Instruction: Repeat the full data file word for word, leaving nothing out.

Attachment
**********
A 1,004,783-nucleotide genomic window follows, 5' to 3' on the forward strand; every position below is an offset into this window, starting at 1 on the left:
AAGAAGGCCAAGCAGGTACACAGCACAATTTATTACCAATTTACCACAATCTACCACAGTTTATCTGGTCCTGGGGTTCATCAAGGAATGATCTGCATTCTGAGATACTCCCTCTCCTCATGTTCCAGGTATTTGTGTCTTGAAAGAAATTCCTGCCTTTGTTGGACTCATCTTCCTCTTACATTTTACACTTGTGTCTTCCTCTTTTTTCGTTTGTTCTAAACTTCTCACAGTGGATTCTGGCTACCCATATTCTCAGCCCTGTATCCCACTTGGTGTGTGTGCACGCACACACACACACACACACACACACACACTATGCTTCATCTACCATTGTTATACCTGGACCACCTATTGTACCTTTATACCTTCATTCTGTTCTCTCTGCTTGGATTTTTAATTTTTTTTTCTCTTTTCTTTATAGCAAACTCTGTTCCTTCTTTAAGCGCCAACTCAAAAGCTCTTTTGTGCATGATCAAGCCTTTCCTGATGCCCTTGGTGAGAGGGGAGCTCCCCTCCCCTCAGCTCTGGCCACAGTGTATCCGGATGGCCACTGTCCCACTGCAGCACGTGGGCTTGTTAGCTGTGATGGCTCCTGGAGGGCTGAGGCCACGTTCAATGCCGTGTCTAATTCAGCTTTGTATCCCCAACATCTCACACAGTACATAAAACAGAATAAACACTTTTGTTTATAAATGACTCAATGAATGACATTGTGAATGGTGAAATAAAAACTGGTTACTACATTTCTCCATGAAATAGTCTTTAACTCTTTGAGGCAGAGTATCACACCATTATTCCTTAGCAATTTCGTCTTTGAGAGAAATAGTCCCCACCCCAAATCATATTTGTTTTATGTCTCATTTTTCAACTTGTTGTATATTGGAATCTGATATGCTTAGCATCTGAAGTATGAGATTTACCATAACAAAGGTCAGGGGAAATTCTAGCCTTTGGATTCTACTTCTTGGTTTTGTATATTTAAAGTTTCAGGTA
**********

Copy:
A 1,004,783-nucleotide genomic window follows, 5' to 3' on the forward strand; every position below is an offset into this window, starting at 1 on the left:
AAGAAGGCCAAGCAGGTACACAGCACAATTTATTACCAATTTACCACAATCTACCACAGTTTATCTGGTCCTGGGGTTCATCAAGGAATGATCTGCATTCTGAGATACTCCCTCTCCTCATGTTCCAGGTATTTGTGTCTTGAAAGAAATTCCTGCCTTTGTTGGACTCATCTTCCTCTTACATTTTACACTTGTGTCTTCCTCTTTTTTCGTTTGTTCTAAACTTCTCACAGTGGATTCTGGCTACCCATATTCTCAGCCCTGTATCCCACTTGGTGTGTGTGCACGCACACACACACACACACACACACACACACTATGCTTCATCTACCATTGTTATACCTGGACCACCTATTGTACCTTTATACCTTCATTCTGTTCTCTCTGCTTGGATTTTTAATTTTTTTTTCTCTTTTCTTTATAGCAAACTCTGTTCCTTCTTTAAGCGCCAACTCAAAAGCTCTTTTGTGCATGATCAAGCCTTTCCTGATGCCCTTGGTGAGAGGGGAGCTCCCCTCCCCTCAGCTCTGGCCACAGTGTATCCGGATGGCCACTGTCCCACTGCAGCACGTGGGCTTGTTAGCTGTGATGGCTCCTGGAGGGCTGAGGCCACGTTCAATGCCGTGTCTAATTCAGCTTTGTATCCCCAACATCTCACACAGTACATAAAACAGAATAAACACTTTTGTTTATAAATGACTCAATGAATGACATTGTGAATGGTGAAATAAAAACTGGTTACTACATTTCTCCATGAAATAGTCTTTAACTCTTTGAGGCAGAGTATCACACCATTATTCCTTAGCAATTTCGTCTTTGAGAGAAATAGTCCCCACCCCAAATCATATTTGTTTTATGTCTCATTTTTCAACTTGTTGTATATTGGAATCTGATATGCTTAGCATCTGAAGTATGAGATTTACCATAACAAAGGTCAGGGGAAATTCTAGCCTTTGGATTCTACTTCTTGGTTTTGTATATTTAAAGTTTCAGGTA